Almost the last report by the Education Select Committee when this author was still chair dealt with the implications of Brexit for the higher education sector. Of the many issues covered by the report, the future status of international students and academics loomed large and still does.

Universities remain concerned about the ongoing impact Brexit is having on student applications from the European Union and the sense of insecurity being experienced by EU nationals working in the UK. The Russell Group, Universities UK and MillionPlus are all pointing out the risks to the strong education export market, accounting for some £4.3billion in direct contributions to the UK economy from the higher education sector alone.

The Education Select Committee made several recommendations, including that the Government should remove students from the net migration target and, instead, charge the fledgling Office for Students with the task of accounting for international student numbers. It also recommended the introduction of a new visa for all highly-skilled academics, so the best people could be attracted to the UK and international collaboration encouraged. Action on these fronts remains urgent.

Another set of difficulties also characterise this debate. The restrictions on post-study work opportunities is having a damaging impact on international students, as illustrated by the 53% decline of Indian student applications since 2010/11. Satisfying Tier 2 requirements is possible, but a post-study work visa would provide more flexibility and make the UK a more attractive destination for overseas students. This point has been recently amplified by Wild Search in “Education: The Greatest British Export”.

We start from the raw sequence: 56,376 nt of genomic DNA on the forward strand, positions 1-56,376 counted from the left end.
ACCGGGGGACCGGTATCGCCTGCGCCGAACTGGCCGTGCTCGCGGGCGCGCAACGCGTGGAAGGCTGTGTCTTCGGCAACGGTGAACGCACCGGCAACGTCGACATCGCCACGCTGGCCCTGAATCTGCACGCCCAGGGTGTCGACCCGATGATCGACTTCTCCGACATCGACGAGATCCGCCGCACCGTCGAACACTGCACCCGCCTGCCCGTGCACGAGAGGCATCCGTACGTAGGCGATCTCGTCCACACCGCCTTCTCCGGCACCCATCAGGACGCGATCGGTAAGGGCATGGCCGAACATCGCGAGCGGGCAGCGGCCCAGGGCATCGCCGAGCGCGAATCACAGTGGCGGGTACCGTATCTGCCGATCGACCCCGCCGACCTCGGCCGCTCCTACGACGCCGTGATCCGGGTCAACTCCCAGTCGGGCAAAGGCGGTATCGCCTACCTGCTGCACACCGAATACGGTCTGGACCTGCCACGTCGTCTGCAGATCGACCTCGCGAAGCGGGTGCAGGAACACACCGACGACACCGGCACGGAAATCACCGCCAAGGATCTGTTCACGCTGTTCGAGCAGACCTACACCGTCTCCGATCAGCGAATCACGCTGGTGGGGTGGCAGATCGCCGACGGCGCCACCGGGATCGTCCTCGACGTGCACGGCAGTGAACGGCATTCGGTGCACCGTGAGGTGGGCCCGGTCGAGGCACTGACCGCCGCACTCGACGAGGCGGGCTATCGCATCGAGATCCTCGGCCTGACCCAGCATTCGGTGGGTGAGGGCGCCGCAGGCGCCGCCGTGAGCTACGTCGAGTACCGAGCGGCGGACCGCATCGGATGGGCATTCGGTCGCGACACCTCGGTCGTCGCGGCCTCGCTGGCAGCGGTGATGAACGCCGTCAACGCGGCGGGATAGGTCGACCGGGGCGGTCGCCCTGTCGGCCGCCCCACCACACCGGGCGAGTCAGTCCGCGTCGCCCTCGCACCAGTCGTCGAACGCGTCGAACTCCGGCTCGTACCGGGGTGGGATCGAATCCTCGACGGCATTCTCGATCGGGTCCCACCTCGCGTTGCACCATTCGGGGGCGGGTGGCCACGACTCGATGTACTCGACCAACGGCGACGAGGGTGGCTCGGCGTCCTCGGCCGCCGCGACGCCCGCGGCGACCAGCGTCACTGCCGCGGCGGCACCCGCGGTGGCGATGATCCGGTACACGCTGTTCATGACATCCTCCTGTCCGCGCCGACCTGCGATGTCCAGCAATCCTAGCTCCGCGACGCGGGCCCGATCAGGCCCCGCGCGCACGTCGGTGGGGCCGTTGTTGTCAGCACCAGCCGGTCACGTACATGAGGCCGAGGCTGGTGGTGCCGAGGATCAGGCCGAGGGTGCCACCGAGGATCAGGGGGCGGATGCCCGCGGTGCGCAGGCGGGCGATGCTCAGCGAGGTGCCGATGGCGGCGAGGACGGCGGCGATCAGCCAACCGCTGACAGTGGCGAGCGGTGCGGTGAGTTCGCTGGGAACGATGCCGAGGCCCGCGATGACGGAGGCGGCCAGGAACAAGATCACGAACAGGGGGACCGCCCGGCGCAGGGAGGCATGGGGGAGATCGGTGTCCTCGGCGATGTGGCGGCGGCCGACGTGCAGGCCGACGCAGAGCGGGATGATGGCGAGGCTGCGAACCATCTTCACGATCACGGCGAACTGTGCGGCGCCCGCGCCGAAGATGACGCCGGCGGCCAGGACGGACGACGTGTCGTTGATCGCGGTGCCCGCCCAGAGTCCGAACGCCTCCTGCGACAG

It is not just a question of post-study work opportunities but, for many students taking courses where practical work experience is required for final qualification, immigration restrictions can have a serious impact. This is causing several governments to signal disproval of the UK’s attitude at a time when free trade agreements with the same are being countenanced. It is also the direct opposite to the attitude now adopted by other countries, notably Canada and Australia, as they seek to improve their offer to international students.

The visa application system, itself, is subject to criticism for being too bureaucratic, inconsistent and time consuming. The judgements of Entry Clearance Officers are, intentionally, in isolation to the concerned institutions but the consequences for the latter can be destabilising and, potentially, damaging in terms of reputation and the possible loss of Tier 4 licences.

These issues are provoking fierce party-political debate and will remain salient until properly resolved but, as in all contested policy areas, there are many opportunities for stakeholders to promote their case and influence final outcomes. The value of education exports to the UK economy is hugely significant so, coupled to the associated reputational risks, increased campaigning on this front can be expected.

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